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Photo: Stephen Maturen/Getty Images

Rep. Tim Ryan (D-Ohio) announced on Thursday that he dropped out of the 2020 presidential race.

The big picture: Ryan had hoped to win back white, working class Democrats who flipped for President Trump in 2016. But in the face of an increasingly progressive party, his bid failed to gain momentum, resulting in lukewarm debate performances and flat polling numbers.

Between the lines: Ryan had a record of flip-flopping on Democratic issues, including gun control and abortion.

  • Previously, he received A-ratings from the National Rifle Association, but announced he would donate the $20,000 he received from the NRA’s PAC to organizations that support gun control following the Las Vegas mass shooting in 2017.
  • Ryan previously opposed abortion based on his Catholic faith, but announced his change of opinion in 2015 via an op-ed in the Akron Beacon Journal.

What he's saying:

"I got into this race in April to really give voice to the forgotten people of our country: the workers who have been left behind, the businesses who have been left behind, the people who need health care or aren’t getting a quality education, or are saddled by tremendous debt. I'm proud of this campaign because I believe we’ve done that. We’ve given voice to the forgotten communities and the forgotten people in the United States."
— Tim Ryan

What's next: Ryan plans to run for a 9th term in the House.

Go deeper: 2020 presidential election: Track the candidates

Go deeper

AP: Justice Dept. rescinds "zero tolerance" policy

A young girl waves to onlookers through the fence at the US-Mexico border wall at Friendship Park in San Ysidro, California in Nov. 2018. Photo: Sandy Huffaker/AFP via Getty Images

President Biden's acting Attorney General Monty Wilkinson issued a memo on Tuesday to revoke the Trump administration's "zero tolerance" immigration policy, which separated thousands of migrant children from their families at the U.S.-Mexico border, AP first reported.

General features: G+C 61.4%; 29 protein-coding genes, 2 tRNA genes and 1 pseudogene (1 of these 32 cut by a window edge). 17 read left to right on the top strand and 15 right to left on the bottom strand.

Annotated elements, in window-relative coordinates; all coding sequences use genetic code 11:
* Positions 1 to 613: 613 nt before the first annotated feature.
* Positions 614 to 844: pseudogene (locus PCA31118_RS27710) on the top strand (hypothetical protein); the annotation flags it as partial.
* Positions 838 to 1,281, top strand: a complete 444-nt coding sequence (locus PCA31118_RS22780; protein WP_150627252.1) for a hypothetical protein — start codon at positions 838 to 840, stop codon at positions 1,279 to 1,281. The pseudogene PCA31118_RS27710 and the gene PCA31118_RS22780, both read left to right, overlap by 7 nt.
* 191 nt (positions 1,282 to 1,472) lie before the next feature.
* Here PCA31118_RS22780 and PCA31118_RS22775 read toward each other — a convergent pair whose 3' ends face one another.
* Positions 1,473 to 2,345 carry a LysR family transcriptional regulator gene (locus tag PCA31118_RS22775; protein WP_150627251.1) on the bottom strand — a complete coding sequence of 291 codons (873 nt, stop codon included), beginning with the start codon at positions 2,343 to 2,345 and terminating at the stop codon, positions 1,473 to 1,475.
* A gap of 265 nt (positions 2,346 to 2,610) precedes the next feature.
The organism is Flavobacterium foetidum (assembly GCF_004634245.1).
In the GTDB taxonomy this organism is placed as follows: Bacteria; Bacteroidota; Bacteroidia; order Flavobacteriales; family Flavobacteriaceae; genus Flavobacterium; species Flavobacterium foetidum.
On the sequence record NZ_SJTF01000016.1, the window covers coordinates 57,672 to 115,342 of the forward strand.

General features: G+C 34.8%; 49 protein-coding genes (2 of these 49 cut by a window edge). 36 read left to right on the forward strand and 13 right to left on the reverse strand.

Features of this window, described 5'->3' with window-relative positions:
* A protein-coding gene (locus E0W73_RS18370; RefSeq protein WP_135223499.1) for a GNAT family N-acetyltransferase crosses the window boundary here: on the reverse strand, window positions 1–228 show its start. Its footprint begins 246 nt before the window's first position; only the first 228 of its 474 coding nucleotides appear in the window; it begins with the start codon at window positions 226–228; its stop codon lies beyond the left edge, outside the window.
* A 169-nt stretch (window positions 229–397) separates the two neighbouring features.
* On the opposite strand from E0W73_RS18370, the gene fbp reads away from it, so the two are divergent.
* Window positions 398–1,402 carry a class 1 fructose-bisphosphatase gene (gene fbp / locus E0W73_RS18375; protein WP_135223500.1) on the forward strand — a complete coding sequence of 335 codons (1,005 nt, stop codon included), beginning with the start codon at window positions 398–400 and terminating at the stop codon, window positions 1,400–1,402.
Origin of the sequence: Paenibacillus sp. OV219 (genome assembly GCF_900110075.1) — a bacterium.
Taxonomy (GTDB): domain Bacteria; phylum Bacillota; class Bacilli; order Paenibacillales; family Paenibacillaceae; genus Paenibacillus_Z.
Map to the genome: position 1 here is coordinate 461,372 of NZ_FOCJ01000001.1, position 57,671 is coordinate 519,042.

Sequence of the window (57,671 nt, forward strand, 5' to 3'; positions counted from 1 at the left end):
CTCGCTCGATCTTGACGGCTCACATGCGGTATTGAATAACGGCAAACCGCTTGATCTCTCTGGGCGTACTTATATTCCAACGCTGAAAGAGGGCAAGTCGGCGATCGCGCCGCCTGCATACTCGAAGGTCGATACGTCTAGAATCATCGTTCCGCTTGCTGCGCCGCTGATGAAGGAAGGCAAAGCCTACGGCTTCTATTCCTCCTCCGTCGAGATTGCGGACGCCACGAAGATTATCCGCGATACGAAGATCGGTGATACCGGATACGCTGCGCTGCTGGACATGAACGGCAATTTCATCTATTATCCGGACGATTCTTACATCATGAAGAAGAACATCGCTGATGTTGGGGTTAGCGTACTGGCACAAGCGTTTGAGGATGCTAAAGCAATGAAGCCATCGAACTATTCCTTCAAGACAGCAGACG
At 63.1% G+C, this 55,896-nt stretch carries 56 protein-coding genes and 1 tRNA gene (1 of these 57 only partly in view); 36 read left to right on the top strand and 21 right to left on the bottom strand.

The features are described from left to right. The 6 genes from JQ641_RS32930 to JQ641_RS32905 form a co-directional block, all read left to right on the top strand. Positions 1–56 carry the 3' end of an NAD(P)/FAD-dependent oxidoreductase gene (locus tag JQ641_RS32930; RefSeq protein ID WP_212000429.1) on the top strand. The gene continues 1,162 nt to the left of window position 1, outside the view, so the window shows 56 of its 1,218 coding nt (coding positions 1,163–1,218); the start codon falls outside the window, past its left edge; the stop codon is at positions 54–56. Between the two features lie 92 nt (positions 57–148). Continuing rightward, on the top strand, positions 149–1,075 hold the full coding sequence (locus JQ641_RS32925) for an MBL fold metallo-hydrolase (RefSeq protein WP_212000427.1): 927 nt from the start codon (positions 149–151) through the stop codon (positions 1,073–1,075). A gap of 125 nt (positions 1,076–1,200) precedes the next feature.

Driving the news: A recent report by Justice Department Inspector General Michael Horowitz emphasized the internal chaos at the agency over the implementation of the policy, which resulted in 545 parents separated from their children as of October 2020.

Biden picks up his pen to change the tone on racial equity

Vice President Harris looks on as President Biden signs executives orders related to his racial equity agenda. Photo: Doug Mills-Pool/Getty Images

President Biden is making a down payment on racial equity in a series of executive orders dealing with everything from private prisons to housing discrimination, treatment of Asian Americans and relations with indigenous tribes.

The big picture: Police reform and voting rights legislation will take time to pass in Congress. But with the stroke of his pen, one week into the job Biden is taking steps within his power as he seeks to change the tone on racial justice from former President Trump.

Most Senate Republicans join Rand Paul effort to dismiss Trump's 2nd impeachment trial

Photo: Joshua Roberts-Pool/Getty Images

Forty-five Senate Republicans, including Minority Leader Mitch McConnell, supported an effort to dismiss former President Trump's second impeachment trial.

Why it matters: The vote serves as a precursor to how senators will approach next month's impeachment trial, making it highly unlikely the Senate will vote to convict. The House impeached Trump for a second time for "incitement of insurrection" following events from Jan 6. when a pro-Trump mob stormed the Capitol.

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